Here’s where we are in the Universal Blueprint® Problem-Solving System / PASRR Formula:
Prevent Problems from starting or worsening … with the
        Prevention Toolbox: Cooperation Toolset

The Cooperation Toolset has 15 practical tools for getting children to cooperate without bribes, rewards, incentives, power struggles or defiance. It also is the only toolset with two five-star tools. Here is the first one.

You and just about every other parent has probably experienced this:

You tell your child, “Don’t run, you might fall.”

He/She proceeds to run…and, of course, falls.

Then you scratch your head in exasperation and say, “Didn’t I just tell you not to do that? Why don’t you ever listen?”

Ever wonder why this happens? (Watch the “Don’t Say Don’t” video for full details.)  Read the four reasons below:

  1. The mind operates in pictures. If I say “apple,” do you picture the letters a-p-p-l-e or imagine a round juicy apple? The picture, of course!
  2. The mind doesn’t hear negative commands, it just sees the picture. If I say “Don’t think of a purple elephant,” your mind immediately pictures a purple elephant. It doesn’t hear “Don’t.” It simply pictures the image I describe. So if you say to children, “Don’t spill your drink,” they picture spilling their drink.
  3. The mind doesn’t know the difference between a real and imagined event. The first time you experience an upsetting event, like a snake slithering past your feet, you naturally experience strong emotions and physical changes, like a flushed face or speeding heart rate. But then, every time you replay that event, you can experience the same emotions and physical changes. It’s the thought that causes the emotions, not the event, so your body reacts whenever you experience that event, whether it’s real or imagined. (More about that in Lesson 18 when we discuss anger and stress.)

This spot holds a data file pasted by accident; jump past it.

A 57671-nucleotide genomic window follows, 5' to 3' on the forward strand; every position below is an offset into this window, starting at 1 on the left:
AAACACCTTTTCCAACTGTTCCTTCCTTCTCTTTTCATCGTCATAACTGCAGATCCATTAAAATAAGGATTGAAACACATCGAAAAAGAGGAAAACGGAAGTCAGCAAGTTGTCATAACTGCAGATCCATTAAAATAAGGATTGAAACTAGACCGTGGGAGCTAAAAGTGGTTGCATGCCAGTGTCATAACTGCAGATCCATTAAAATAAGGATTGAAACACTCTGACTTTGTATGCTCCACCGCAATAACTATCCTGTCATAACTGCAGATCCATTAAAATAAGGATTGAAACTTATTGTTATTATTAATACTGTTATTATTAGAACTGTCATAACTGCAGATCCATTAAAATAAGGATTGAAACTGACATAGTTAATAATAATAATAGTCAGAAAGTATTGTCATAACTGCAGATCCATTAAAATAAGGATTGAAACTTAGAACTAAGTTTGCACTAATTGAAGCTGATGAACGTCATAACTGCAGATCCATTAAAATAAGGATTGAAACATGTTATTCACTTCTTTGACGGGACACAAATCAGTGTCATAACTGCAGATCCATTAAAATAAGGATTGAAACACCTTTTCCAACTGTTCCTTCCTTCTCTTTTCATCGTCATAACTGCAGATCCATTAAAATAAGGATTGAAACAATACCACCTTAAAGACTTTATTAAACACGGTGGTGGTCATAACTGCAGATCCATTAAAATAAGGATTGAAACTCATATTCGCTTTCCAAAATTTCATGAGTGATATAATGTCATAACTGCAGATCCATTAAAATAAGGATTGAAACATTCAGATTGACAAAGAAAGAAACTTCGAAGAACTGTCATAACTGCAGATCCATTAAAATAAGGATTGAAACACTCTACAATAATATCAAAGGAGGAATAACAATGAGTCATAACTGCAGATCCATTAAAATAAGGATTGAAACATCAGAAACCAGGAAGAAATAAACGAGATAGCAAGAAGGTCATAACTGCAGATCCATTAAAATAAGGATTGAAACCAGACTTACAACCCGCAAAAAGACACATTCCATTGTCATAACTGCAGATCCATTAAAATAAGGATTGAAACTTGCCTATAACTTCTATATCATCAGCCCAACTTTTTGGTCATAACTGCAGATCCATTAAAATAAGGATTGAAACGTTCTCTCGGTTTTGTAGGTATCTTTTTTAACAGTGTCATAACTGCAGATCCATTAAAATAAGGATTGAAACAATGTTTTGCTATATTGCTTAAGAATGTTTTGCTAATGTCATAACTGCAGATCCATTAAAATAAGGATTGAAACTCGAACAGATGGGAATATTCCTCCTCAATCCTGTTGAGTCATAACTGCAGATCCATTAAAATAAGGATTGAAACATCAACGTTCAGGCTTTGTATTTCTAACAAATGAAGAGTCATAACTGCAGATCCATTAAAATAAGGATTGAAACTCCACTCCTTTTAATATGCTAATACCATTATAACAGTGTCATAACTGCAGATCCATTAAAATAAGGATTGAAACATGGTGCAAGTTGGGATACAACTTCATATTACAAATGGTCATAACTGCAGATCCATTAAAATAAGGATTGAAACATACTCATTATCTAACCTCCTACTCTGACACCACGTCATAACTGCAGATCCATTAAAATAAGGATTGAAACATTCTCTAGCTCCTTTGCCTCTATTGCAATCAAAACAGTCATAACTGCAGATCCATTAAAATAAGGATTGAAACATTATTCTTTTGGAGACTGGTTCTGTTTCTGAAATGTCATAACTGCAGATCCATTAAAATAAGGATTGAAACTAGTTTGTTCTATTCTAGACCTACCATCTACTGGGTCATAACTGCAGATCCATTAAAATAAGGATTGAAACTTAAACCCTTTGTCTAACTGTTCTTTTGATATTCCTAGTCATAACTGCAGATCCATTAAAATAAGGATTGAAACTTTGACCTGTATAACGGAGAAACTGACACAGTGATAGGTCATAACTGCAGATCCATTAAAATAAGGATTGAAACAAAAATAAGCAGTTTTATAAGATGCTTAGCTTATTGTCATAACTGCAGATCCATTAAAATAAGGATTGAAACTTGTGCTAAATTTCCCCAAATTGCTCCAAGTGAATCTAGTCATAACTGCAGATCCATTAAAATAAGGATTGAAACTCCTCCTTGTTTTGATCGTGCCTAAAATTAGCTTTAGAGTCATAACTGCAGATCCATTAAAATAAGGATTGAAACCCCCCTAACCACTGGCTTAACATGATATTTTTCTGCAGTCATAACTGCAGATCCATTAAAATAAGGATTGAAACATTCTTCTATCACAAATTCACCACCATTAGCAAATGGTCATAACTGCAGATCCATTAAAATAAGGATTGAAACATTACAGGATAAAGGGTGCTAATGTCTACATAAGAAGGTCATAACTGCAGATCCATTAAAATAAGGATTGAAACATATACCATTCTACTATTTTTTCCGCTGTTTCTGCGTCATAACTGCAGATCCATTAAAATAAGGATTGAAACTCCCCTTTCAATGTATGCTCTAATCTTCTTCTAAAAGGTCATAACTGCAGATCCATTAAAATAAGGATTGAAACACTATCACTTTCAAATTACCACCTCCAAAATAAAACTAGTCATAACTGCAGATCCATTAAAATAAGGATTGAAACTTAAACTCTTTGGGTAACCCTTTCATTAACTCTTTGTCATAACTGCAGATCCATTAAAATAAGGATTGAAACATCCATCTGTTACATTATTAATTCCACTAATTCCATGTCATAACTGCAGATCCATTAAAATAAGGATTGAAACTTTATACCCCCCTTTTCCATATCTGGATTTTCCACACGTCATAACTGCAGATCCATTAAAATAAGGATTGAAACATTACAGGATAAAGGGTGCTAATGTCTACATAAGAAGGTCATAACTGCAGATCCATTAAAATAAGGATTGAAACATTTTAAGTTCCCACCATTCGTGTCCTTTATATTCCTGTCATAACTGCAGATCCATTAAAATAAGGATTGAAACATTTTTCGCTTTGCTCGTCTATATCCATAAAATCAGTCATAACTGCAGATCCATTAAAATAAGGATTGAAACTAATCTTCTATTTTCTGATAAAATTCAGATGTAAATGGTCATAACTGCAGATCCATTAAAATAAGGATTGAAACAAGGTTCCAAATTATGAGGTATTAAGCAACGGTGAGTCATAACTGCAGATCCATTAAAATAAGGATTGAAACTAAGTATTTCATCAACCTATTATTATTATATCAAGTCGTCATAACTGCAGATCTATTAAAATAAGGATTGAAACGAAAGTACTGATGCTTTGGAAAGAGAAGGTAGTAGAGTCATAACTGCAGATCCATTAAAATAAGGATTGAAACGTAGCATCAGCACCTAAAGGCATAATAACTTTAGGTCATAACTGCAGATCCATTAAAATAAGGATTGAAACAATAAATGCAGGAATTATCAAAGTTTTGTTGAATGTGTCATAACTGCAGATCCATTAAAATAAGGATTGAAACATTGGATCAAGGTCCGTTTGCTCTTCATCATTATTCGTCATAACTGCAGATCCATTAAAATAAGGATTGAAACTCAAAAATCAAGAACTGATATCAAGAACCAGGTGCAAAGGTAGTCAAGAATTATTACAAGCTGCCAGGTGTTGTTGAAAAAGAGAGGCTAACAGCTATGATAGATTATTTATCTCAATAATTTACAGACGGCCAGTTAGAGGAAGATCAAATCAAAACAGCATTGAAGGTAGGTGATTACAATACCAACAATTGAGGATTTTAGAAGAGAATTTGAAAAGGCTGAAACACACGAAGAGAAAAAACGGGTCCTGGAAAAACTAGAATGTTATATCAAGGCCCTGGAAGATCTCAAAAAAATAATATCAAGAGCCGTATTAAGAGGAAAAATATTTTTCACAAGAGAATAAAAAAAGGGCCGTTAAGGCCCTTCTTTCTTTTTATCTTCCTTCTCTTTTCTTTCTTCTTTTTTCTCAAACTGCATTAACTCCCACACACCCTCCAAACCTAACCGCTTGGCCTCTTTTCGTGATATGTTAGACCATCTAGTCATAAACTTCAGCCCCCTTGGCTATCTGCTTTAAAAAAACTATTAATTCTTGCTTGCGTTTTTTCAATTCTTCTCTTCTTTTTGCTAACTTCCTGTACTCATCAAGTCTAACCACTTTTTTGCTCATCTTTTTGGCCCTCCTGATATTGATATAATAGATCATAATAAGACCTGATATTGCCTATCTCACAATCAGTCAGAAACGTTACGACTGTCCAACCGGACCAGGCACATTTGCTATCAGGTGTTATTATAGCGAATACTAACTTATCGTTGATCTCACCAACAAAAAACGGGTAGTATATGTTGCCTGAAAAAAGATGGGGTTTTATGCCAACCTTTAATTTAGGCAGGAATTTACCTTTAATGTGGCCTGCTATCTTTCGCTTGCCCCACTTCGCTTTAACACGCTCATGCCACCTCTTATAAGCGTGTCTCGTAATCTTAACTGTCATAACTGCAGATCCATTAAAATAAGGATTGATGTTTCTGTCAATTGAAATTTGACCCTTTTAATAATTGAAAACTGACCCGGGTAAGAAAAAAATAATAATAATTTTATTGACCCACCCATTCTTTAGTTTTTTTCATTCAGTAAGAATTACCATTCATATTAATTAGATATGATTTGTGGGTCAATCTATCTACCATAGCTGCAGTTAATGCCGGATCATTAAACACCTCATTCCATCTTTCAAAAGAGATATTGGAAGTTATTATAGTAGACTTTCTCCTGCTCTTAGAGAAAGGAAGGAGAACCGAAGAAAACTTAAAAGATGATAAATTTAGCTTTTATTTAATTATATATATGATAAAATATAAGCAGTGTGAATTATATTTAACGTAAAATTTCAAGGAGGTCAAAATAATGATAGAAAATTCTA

4. If you can imagine it, you are more likely to do it — positive or negative, success or failure. If you can see yourself doing something in your mind, you are more likely to do it. For example, a track coach doesn’t tell a hurdle jumper, “Don’t trip over the hurdles!” He wants the runner to imagine being light as air, as graceful as a gazelle, and clearing the hurdles with ease. So when children hear, “Don’t spill your drink,” they picture spilling their drink and then what often happens? They spill their drink!

Both adults and children respond better to positive directions that create a picture of success. Saying “don’t,” “stop” or “quit” and describing negative behavior offers no helpful information about the value of the request or the behavior you want to see.

The same thing applies to “‘no’ rules,” such as “No running!” Whenever possible, you want to flip your attitude, thoughts, and words from negative to positive. You want to describe the behavior you want to see, so children will see it in their minds — and then do it!

Here are three examples:



“Don’t play so loudly!” “Use your inside voices,” or “Play quietly.”